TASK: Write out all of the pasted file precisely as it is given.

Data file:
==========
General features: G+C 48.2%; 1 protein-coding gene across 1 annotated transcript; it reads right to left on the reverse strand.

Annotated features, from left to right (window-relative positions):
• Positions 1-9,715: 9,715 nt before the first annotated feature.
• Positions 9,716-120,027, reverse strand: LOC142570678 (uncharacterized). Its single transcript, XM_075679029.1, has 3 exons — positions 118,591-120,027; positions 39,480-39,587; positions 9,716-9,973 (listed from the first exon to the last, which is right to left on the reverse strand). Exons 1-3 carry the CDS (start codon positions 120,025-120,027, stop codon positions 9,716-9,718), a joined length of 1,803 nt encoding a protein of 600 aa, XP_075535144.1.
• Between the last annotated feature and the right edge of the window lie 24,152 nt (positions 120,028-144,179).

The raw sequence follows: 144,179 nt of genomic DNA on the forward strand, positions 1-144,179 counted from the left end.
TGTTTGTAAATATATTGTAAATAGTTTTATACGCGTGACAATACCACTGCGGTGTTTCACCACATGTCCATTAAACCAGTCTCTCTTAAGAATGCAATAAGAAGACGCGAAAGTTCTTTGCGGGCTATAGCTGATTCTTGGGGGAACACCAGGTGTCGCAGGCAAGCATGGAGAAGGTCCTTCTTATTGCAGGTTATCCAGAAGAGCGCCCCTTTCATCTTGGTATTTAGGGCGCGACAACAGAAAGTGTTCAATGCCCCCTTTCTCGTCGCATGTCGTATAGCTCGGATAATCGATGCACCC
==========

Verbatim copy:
General features: G+C 48.2%; 1 protein-coding gene across 1 annotated transcript; it reads right to left on the reverse strand.

Annotated features, from left to right (window-relative positions):
• Positions 1-9,715: 9,715 nt before the first annotated feature.
• Positions 9,716-120,027, reverse strand: LOC142570678 (uncharacterized). Its single transcript, XM_075679029.1, has 3 exons — positions 118,591-120,027; positions 39,480-39,587; positions 9,716-9,973 (listed from the first exon to the last, which is right to left on the reverse strand). Exons 1-3 carry the CDS (start codon positions 120,025-120,027, stop codon positions 9,716-9,718), a joined length of 1,803 nt encoding a protein of 600 aa, XP_075535144.1.
• Between the last annotated feature and the right edge of the window lie 24,152 nt (positions 120,028-144,179).

The raw sequence follows: 144,179 nt of genomic DNA on the forward strand, positions 1-144,179 counted from the left end.
TGTTTGTAAATATATTGTAAATAGTTTTATACGCGTGACAATACCACTGCGGTGTTTCACCACATGTCCATTAAACCAGTCTCTCTTAAGAATGCAATAAGAAGACGCGAAAGTTCTTTGCGGGCTATAGCTGATTCTTGGGGGAACACCAGGTGTCGCAGGCAAGCATGGAGAAGGTCCTTCTTATTGCAGGTTATCCAGAAGAGCGCCCCTTTCATCTTGGTATTTAGGGCGCGACAACAGAAAGTGTTCAATGCCCCCTTTCTCGTCGCATGTCGTATAGCTCGGATAATCGATGCACCC